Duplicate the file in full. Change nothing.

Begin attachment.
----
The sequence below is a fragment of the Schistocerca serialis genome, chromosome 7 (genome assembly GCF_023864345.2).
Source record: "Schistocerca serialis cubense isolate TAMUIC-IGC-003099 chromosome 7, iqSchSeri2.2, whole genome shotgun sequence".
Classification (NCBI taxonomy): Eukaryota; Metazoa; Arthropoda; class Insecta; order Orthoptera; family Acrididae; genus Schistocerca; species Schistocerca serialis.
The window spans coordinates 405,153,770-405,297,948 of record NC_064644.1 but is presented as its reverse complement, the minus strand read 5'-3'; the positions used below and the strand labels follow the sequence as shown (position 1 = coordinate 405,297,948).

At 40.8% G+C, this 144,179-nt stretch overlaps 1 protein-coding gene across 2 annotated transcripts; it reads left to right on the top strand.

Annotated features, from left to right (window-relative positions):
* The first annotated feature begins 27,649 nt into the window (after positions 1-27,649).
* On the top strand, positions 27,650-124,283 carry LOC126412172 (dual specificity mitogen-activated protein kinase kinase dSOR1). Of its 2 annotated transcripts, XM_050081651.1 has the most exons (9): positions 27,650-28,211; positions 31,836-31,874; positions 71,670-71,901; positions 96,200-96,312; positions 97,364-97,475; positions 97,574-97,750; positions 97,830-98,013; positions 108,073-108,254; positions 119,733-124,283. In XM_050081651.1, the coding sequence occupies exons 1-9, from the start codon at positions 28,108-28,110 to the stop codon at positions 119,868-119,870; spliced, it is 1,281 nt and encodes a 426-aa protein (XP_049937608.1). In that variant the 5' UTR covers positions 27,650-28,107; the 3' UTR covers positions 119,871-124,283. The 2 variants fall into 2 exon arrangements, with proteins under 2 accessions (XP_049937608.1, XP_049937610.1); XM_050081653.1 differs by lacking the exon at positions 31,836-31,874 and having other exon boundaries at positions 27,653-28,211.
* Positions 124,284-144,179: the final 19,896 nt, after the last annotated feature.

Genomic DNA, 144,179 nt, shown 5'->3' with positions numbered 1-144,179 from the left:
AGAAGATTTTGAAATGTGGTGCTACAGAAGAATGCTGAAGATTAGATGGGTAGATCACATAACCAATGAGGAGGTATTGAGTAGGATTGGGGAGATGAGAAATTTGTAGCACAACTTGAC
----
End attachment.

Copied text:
The sequence below is a fragment of the Schistocerca serialis genome, chromosome 7 (genome assembly GCF_023864345.2).
Source record: "Schistocerca serialis cubense isolate TAMUIC-IGC-003099 chromosome 7, iqSchSeri2.2, whole genome shotgun sequence".
Classification (NCBI taxonomy): Eukaryota; Metazoa; Arthropoda; class Insecta; order Orthoptera; family Acrididae; genus Schistocerca; species Schistocerca serialis.
The window spans coordinates 405,153,770-405,297,948 of record NC_064644.1 but is presented as its reverse complement, the minus strand read 5'-3'; the positions used below and the strand labels follow the sequence as shown (position 1 = coordinate 405,297,948).

At 40.8% G+C, this 144,179-nt stretch overlaps 1 protein-coding gene across 2 annotated transcripts; it reads left to right on the top strand.

Annotated features, from left to right (window-relative positions):
* The first annotated feature begins 27,649 nt into the window (after positions 1-27,649).
* On the top strand, positions 27,650-124,283 carry LOC126412172 (dual specificity mitogen-activated protein kinase kinase dSOR1). Of its 2 annotated transcripts, XM_050081651.1 has the most exons (9): positions 27,650-28,211; positions 31,836-31,874; positions 71,670-71,901; positions 96,200-96,312; positions 97,364-97,475; positions 97,574-97,750; positions 97,830-98,013; positions 108,073-108,254; positions 119,733-124,283. In XM_050081651.1, the coding sequence occupies exons 1-9, from the start codon at positions 28,108-28,110 to the stop codon at positions 119,868-119,870; spliced, it is 1,281 nt and encodes a 426-aa protein (XP_049937608.1). In that variant the 5' UTR covers positions 27,650-28,107; the 3' UTR covers positions 119,871-124,283. The 2 variants fall into 2 exon arrangements, with proteins under 2 accessions (XP_049937608.1, XP_049937610.1); XM_050081653.1 differs by lacking the exon at positions 31,836-31,874 and having other exon boundaries at positions 27,653-28,211.
* Positions 124,284-144,179: the final 19,896 nt, after the last annotated feature.

Genomic DNA, 144,179 nt, shown 5'->3' with positions numbered 1-144,179 from the left:
AGAAGATTTTGAAATGTGGTGCTACAGAAGAATGCTGAAGATTAGATGGGTAGATCACATAACCAATGAGGAGGTATTGAGTAGGATTGGGGAGATGAGAAATTTGTAGCACAACTTGAC